Thursday, February 08, 2018

Is Kiruv a lie? Does it drive people away from Judaism…? (Hint: No, it doesn’t.)

image

In an article at Pop Chassid, Elad Nehorai wrote – with a big headline – “Kiruv is a lie.”

Why?  Because it creates the illusion that Judaism is “fun” or “easy.” 

Because it lures people in with songs or cheap spirituality or tasty food and then – bait and switch!!! – it turns out Judaism is a hard life and so the Judaism you thought was all about fun fizzles and you drift away from Judaism.

And those who do stay religious, who move into religious communities like, I’m assuming Monsey or Lakewood or Boro Park or Jerusalem, suddenly discover that religious Jews are like anybody else, not all “souls on fire” but just regular people trying to make a living, playing loud music, behaving obnoxiously, speaking loshon hora, even stealing from each other in various horrible and petty ways.

Nehorai’s solution is a little fuzzy – he recommends “improving the qualitative state of our communities.”  By this I’m assuming he means make every Jewish person behave nicely instead of just a few kiruv rabbis.  As we say here in Israel, halevai – if only.  If only it were that easy.

I could be wrong about his message, and I hope somebody corrects me if I’ve misunderstood.  Whatever his goal is, it seems both vague and also almost certainly impossible.

There is no “Bad Kiruv”

Here’s my two cents:  There’s nothing wrong with kiruv, and I think kiruv professionals mostly have the right idea, even if they do sometimes paint an unrealistic picture of what Judaism looks like, and what the person being drawn in will look like in five, ten, or twenty years down the line.

I think that first of all, some of these tensions are created by

Wednesday, February 07, 2018

Sydney Taylor Award 2018 BLOG TOUR: Drop by Drop, A Story of Rabbi Akiva, by Jacqueline Jules / Yevgenia Nayberg

image

Welcome to visitors here with the Sydney Taylor Award blog tour!  You can find a full list of hosts and featured books at the Association of Jewish Libraries site.  There are some amazing selections this year.  In fact, that’s what I’m going to be talking about – a wonderful new Jewish kids’ book.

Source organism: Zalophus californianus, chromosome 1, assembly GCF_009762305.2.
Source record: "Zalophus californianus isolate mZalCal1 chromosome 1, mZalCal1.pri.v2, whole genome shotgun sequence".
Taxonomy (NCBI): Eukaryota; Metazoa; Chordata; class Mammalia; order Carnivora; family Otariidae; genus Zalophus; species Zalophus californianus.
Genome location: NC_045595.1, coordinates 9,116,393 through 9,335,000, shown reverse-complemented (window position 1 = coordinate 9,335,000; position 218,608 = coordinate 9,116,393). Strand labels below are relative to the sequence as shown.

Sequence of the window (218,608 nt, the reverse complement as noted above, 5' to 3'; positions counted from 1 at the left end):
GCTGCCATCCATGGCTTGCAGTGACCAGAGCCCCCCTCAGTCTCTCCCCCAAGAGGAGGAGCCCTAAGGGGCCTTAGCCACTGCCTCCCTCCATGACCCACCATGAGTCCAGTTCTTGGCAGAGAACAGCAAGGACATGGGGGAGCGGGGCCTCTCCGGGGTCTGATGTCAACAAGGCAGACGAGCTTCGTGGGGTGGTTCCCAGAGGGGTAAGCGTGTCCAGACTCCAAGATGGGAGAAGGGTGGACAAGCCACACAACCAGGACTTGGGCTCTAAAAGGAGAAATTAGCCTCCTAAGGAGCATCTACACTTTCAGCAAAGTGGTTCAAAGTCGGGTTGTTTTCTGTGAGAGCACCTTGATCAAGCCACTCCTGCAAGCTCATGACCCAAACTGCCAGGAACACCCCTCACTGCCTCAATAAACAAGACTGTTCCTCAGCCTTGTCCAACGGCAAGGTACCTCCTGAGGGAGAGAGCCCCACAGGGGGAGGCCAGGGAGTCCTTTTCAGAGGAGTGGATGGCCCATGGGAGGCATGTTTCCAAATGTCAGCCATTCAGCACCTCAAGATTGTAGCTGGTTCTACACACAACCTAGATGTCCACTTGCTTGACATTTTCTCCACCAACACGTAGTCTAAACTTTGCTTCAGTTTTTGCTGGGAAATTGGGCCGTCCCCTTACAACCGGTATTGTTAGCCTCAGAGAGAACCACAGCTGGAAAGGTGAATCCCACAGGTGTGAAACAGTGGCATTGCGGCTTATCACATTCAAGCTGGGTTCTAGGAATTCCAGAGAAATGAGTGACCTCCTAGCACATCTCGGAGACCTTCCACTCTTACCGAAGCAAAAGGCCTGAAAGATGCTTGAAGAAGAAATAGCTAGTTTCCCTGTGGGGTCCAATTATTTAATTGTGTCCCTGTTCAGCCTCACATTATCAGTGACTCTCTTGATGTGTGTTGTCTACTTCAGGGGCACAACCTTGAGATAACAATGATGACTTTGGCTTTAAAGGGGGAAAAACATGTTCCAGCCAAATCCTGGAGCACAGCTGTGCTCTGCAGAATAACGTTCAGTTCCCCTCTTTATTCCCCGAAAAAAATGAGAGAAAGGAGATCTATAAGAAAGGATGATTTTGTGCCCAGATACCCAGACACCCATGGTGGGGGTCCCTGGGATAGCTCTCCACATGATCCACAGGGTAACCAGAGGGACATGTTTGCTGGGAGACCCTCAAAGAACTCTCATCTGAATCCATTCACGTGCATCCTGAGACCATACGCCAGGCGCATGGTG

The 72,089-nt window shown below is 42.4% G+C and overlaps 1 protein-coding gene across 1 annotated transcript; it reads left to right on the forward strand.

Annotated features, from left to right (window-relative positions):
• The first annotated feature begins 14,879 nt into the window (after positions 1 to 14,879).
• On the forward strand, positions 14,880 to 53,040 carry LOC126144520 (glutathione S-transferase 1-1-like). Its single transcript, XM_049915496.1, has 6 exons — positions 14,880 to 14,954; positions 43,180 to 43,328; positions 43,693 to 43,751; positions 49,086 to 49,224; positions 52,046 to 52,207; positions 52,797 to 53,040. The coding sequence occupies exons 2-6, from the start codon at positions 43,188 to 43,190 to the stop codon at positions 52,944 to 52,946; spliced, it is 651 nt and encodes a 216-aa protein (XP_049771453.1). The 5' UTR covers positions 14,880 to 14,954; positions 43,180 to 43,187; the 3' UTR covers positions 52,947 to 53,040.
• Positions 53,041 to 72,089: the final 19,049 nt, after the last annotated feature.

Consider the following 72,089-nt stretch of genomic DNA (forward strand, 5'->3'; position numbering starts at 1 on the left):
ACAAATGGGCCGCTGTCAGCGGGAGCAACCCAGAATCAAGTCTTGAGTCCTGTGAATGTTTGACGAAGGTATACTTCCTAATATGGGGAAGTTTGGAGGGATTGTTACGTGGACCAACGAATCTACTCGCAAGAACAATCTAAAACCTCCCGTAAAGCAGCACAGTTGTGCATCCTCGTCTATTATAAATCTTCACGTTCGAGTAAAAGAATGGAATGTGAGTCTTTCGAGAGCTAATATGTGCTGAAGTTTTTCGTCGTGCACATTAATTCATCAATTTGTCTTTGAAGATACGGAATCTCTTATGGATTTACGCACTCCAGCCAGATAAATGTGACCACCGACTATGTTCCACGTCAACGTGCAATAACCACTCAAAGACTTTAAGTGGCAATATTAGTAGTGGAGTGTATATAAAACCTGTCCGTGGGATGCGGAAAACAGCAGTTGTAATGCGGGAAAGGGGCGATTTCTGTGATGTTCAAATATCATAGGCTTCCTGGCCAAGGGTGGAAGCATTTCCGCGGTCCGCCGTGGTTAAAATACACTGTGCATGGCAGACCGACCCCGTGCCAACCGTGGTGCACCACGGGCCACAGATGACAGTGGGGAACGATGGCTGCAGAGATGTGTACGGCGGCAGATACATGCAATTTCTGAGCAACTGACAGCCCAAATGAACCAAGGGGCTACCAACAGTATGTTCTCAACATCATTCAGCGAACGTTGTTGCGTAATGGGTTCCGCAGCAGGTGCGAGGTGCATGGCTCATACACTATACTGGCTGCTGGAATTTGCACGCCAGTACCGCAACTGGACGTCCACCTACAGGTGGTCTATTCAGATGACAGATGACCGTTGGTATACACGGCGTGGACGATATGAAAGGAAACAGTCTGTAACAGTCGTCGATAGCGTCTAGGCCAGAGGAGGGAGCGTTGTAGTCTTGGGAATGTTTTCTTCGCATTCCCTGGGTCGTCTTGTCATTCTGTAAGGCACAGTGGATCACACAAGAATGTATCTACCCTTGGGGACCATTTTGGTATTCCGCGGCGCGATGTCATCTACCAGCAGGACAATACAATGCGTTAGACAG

If you’re not fascinated by Rabbi Akiva, it’s probably because you just don’t know enough about him.  Who wouldn’t be inspired by the tale of someone who comes to Torah learning late in life but persists until he becomes not just an expert, but one of the greatest heroes of the Jewish world.

The problem is, how do you turn a figure commonly thought of as being more like this…

image

Into someone warm and relatable, more like this…

image

so that kids can actually enjoy the story and start to understand its full meaning?

Well, that’s exactly what author Jacqueline Jules (left) and illustrator Yevgenia Nayberg (right) have done with Drop by Drop: A Story of Rabbi Akiva, which turns this classic and often-told tale into a kids’ story that will make a great addition to any family’s Jewish bookshelf. 

Along with Yaffa and Fatima, Shalom, Salaam, The Language of Angels and others, their book has now won the 2018 Association of Jewish Libraries’ Sydney Taylor Award for “outstanding books that portray the Jewish experience.”

imageimage

I feel lucky to have had the chance to send Jacqueline and Yevgenia a quick Q&A, and I’m excited to share their responses with you here:

Tzivia (that’s me):  Jacqueline, why do you think Rabbi Akiva is an important figure for kids to learn about in the year 2018?

Jacqueline Jules:  Rabbi Akiva’s story of learning to read at age 40 is an amazing role model for children and people of any age. Akiva’s realization